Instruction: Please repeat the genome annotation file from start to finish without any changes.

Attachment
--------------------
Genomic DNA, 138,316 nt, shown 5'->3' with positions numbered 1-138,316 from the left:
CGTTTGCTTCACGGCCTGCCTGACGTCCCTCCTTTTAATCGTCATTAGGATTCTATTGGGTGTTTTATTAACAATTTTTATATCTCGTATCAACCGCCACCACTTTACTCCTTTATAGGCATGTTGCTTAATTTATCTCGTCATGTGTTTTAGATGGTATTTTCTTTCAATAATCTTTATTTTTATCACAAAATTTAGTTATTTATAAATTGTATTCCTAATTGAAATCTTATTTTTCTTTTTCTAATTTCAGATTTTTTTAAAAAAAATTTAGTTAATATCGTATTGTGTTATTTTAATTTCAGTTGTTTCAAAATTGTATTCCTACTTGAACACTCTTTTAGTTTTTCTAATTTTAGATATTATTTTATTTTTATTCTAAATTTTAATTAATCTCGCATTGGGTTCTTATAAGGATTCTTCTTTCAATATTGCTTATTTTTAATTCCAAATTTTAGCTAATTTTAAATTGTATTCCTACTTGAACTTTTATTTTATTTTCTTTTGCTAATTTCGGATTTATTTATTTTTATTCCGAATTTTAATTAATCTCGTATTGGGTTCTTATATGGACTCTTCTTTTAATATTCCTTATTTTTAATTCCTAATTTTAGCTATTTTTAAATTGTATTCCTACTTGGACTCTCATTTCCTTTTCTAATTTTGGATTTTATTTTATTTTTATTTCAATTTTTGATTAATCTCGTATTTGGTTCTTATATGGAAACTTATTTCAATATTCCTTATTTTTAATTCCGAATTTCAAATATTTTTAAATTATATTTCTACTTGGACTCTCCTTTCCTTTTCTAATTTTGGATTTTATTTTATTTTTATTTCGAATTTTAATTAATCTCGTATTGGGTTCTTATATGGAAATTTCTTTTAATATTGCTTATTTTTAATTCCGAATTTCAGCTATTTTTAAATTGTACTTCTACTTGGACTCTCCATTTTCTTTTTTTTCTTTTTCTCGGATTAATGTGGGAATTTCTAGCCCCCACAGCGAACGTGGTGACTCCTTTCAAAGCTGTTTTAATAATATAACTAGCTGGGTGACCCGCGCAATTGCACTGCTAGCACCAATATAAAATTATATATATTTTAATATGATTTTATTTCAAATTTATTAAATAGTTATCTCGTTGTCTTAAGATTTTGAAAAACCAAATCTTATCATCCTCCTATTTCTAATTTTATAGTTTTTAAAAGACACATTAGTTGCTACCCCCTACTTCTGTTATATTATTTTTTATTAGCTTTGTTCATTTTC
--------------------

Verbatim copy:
Genomic DNA, 138,316 nt, shown 5'->3' with positions numbered 1-138,316 from the left:
CGTTTGCTTCACGGCCTGCCTGACGTCCCTCCTTTTAATCGTCATTAGGATTCTATTGGGTGTTTTATTAACAATTTTTATATCTCGTATCAACCGCCACCACTTTACTCCTTTATAGGCATGTTGCTTAATTTATCTCGTCATGTGTTTTAGATGGTATTTTCTTTCAATAATCTTTATTTTTATCACAAAATTTAGTTATTTATAAATTGTATTCCTAATTGAAATCTTATTTTTCTTTTTCTAATTTCAGATTTTTTTAAAAAAAATTTAGTTAATATCGTATTGTGTTATTTTAATTTCAGTTGTTTCAAAATTGTATTCCTACTTGAACACTCTTTTAGTTTTTCTAATTTTAGATATTATTTTATTTTTATTCTAAATTTTAATTAATCTCGCATTGGGTTCTTATAAGGATTCTTCTTTCAATATTGCTTATTTTTAATTCCAAATTTTAGCTAATTTTAAATTGTATTCCTACTTGAACTTTTATTTTATTTTCTTTTGCTAATTTCGGATTTATTTATTTTTATTCCGAATTTTAATTAATCTCGTATTGGGTTCTTATATGGACTCTTCTTTTAATATTCCTTATTTTTAATTCCTAATTTTAGCTATTTTTAAATTGTATTCCTACTTGGACTCTCATTTCCTTTTCTAATTTTGGATTTTATTTTATTTTTATTTCAATTTTTGATTAATCTCGTATTTGGTTCTTATATGGAAACTTATTTCAATATTCCTTATTTTTAATTCCGAATTTCAAATATTTTTAAATTATATTTCTACTTGGACTCTCCTTTCCTTTTCTAATTTTGGATTTTATTTTATTTTTATTTCGAATTTTAATTAATCTCGTATTGGGTTCTTATATGGAAATTTCTTTTAATATTGCTTATTTTTAATTCCGAATTTCAGCTATTTTTAAATTGTACTTCTACTTGGACTCTCCATTTTCTTTTTTTTCTTTTTCTCGGATTAATGTGGGAATTTCTAGCCCCCACAGCGAACGTGGTGACTCCTTTCAAAGCTGTTTTAATAATATAACTAGCTGGGTGACCCGCGCAATTGCACTGCTAGCACCAATATAAAATTATATATATTTTAATATGATTTTATTTCAAATTTATTAAATAGTTATCTCGTTGTCTTAAGATTTTGAAAAACCAAATCTTATCATCCTCCTATTTCTAATTTTATAGTTTTTAAAAGACACATTAGTTGCTACCCCCTACTTCTGTTATATTATTTTTTATTAGCTTTGTTCATTTTC